Third person limited has the reader more emotionally distant from the characters. This means readers can take longer to develop an attachment to the characters, but it also means that readers may be less irritated by the character’s voice. For example, in Jane Austen’s Pride and Prejudice, it is narrated that, “When Jane and Elizabeth were alone, the former, who had been cautious in her praise of Mr. Bingley before, expressed to her sister how very much she admired him. ‘He is just what a young man ought to be,’ said she, ‘sensible, good-humored, lively; and I never saw such happy manners! So much ease, with such perfect good breeding!’”

This does not mean that character voice is not important in third person limited. Moreover, third-person writers are granted the unique ability to change characters each chapter and can write scenes from the perspective of characters that have only been mentioned briefly. Here, character voice is paramount in ensuring the writing of characters stays consistent across different perspectives. While it may seem that the lack of first-person narration makes the story less immersive, for some, third person is more immersive. The story is not being told to us by someone else, as is in first person—instead, we are an invisible presence experiencing the story alongside the characters.


Character voice and point of view work in tandem to create a certain style in writing. The emotions and observations of the characters, shown to us through the lens of the point of view, create a tone that evokes a certain emotional response from the readers. It develops a richness to the writing that takes it beyond words on a page.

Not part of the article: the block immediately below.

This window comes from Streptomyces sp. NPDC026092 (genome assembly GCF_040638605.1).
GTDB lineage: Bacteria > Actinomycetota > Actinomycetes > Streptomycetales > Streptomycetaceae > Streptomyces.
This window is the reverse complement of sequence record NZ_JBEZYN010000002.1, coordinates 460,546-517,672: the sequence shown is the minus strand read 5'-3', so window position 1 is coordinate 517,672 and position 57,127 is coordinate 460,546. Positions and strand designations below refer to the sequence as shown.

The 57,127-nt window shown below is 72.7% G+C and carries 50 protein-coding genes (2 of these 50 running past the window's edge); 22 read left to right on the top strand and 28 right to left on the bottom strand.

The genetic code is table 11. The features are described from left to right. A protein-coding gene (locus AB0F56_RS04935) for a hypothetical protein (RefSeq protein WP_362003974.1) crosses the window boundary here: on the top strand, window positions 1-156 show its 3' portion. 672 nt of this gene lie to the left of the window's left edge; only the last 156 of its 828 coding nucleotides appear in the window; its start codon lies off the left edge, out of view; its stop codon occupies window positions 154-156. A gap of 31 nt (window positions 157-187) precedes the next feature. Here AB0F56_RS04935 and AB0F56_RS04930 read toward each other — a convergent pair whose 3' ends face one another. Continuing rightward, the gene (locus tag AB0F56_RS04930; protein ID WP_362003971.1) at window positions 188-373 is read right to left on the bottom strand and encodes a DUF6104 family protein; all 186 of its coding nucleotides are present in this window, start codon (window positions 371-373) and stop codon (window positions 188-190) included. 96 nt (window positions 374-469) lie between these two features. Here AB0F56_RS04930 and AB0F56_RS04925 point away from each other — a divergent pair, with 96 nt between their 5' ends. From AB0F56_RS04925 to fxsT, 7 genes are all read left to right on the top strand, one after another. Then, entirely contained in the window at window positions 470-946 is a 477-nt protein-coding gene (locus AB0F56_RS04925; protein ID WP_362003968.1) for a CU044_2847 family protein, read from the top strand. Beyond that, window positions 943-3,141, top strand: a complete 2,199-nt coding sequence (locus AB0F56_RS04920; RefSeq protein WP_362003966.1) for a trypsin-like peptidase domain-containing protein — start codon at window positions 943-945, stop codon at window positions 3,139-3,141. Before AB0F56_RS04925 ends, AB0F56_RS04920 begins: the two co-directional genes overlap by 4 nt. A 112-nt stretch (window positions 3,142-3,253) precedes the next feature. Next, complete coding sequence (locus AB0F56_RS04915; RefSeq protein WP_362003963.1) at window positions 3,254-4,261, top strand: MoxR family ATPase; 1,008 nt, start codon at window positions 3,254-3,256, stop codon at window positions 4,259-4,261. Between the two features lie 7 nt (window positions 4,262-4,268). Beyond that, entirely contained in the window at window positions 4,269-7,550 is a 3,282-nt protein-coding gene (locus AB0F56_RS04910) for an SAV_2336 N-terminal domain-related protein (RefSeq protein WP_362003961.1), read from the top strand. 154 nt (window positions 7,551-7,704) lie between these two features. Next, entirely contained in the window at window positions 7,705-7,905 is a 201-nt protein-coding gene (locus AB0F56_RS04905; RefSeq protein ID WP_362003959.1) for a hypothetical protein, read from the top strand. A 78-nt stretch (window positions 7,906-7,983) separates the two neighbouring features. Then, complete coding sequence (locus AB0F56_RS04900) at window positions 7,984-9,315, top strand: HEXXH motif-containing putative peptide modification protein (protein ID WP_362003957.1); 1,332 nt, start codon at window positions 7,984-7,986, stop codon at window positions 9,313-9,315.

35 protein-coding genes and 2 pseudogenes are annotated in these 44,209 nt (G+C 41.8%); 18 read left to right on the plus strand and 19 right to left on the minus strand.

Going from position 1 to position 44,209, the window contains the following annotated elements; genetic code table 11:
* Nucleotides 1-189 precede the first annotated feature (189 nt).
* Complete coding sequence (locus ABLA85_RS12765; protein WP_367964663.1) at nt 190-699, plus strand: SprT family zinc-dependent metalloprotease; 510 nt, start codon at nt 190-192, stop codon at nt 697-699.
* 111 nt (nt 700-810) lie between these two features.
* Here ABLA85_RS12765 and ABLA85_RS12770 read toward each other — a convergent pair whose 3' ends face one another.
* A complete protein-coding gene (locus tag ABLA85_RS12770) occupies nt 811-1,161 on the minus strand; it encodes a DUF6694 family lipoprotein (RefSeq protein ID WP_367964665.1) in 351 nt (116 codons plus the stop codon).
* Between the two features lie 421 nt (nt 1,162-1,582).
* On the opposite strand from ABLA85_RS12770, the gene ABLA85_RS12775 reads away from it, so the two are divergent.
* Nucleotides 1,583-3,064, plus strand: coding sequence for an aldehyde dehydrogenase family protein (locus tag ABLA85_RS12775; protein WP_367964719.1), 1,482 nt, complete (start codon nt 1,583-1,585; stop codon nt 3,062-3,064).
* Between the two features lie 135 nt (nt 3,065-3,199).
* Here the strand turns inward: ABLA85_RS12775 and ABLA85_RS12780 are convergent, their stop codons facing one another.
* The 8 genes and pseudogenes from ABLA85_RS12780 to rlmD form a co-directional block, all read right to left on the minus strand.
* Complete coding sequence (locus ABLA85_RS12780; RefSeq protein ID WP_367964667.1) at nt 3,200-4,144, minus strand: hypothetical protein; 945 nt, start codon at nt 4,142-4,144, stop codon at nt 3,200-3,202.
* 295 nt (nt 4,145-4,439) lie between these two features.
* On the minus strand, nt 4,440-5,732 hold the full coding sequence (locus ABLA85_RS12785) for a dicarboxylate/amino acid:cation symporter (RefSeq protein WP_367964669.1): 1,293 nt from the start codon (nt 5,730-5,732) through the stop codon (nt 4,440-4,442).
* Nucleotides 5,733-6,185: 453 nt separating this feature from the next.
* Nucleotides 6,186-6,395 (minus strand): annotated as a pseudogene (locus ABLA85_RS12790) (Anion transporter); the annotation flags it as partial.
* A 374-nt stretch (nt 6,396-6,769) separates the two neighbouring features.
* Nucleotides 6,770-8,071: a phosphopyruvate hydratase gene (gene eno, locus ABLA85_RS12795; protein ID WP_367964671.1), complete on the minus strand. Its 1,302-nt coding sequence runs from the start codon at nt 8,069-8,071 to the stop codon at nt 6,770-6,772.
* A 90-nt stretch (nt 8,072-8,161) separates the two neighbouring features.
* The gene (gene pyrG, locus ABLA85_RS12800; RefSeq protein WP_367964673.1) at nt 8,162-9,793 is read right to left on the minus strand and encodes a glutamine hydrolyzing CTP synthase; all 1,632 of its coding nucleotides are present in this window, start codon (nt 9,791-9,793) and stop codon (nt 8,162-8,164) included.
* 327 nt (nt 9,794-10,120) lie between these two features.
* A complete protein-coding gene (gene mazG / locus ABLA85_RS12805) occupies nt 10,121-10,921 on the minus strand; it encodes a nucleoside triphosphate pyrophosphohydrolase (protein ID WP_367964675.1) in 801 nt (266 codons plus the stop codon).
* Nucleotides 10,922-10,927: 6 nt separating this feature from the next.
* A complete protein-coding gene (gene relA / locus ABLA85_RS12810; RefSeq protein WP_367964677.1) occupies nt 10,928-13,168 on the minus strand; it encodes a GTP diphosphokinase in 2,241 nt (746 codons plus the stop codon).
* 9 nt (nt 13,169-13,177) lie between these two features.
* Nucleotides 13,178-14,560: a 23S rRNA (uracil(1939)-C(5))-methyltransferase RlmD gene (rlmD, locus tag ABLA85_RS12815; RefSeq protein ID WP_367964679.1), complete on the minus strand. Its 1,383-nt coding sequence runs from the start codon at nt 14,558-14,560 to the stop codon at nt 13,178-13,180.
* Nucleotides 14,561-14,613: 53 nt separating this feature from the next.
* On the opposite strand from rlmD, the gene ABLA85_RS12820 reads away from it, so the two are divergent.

Exercises in Style by novelist and poet Raymond Queneau takes a mundane scene—a man getting into an argument with another passenger on a bus—and proceeds to rewrite the scene in 99 different styles. Written in first person, the voice of the narrator changes depending on the style chosen, and so the otherwise uninteresting scene becomes humorous, cynical, or deeply philosophical. For example, the “precision” point of view detachedly narrates the situation like a police report whereas the “metaphorical” point of view humorously likens the man in the bus to being “tossed among the shoal of travelling sardines in a white-bellied beetle”.

Practising writing scenes in different styles from your own is a great writing exercise to help expand your writing. In saying that, the following two writing excerpts are my own attempt to play with the aforementioned scene, writing it once with a disdainful narrator and contrasting it to an adoring narrator.